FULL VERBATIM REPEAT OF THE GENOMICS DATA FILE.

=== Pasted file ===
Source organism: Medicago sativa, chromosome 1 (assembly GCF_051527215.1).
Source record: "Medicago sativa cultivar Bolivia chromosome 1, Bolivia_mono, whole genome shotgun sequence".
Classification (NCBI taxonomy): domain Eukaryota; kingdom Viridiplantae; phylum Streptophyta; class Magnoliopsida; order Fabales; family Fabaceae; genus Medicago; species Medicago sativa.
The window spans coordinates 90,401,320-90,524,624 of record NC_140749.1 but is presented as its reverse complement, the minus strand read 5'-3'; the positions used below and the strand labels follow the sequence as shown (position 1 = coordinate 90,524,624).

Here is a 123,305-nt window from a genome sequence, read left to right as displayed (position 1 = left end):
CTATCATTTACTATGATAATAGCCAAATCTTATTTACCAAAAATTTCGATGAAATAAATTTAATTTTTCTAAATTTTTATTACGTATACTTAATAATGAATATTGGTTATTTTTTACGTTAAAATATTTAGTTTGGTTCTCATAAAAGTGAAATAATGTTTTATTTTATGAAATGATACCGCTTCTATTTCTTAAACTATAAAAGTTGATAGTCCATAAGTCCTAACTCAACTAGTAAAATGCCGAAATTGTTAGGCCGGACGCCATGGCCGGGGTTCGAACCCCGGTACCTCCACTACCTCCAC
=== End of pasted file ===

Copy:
Source organism: Medicago sativa, chromosome 1 (assembly GCF_051527215.1).
Source record: "Medicago sativa cultivar Bolivia chromosome 1, Bolivia_mono, whole genome shotgun sequence".
Classification (NCBI taxonomy): domain Eukaryota; kingdom Viridiplantae; phylum Streptophyta; class Magnoliopsida; order Fabales; family Fabaceae; genus Medicago; species Medicago sativa.
The window spans coordinates 90,401,320-90,524,624 of record NC_140749.1 but is presented as its reverse complement, the minus strand read 5'-3'; the positions used below and the strand labels follow the sequence as shown (position 1 = coordinate 90,524,624).

Here is a 123,305-nt window from a genome sequence, read left to right as displayed (position 1 = left end):
CTATCATTTACTATGATAATAGCCAAATCTTATTTACCAAAAATTTCGATGAAATAAATTTAATTTTTCTAAATTTTTATTACGTATACTTAATAATGAATATTGGTTATTTTTTACGTTAAAATATTTAGTTTGGTTCTCATAAAAGTGAAATAATGTTTTATTTTATGAAATGATACCGCTTCTATTTCTTAAACTATAAAAGTTGATAGTCCATAAGTCCTAACTCAACTAGTAAAATGCCGAAATTGTTAGGCCGGACGCCATGGCCGGGGTTCGAACCCCGGTACCTCCACTACCTCCAC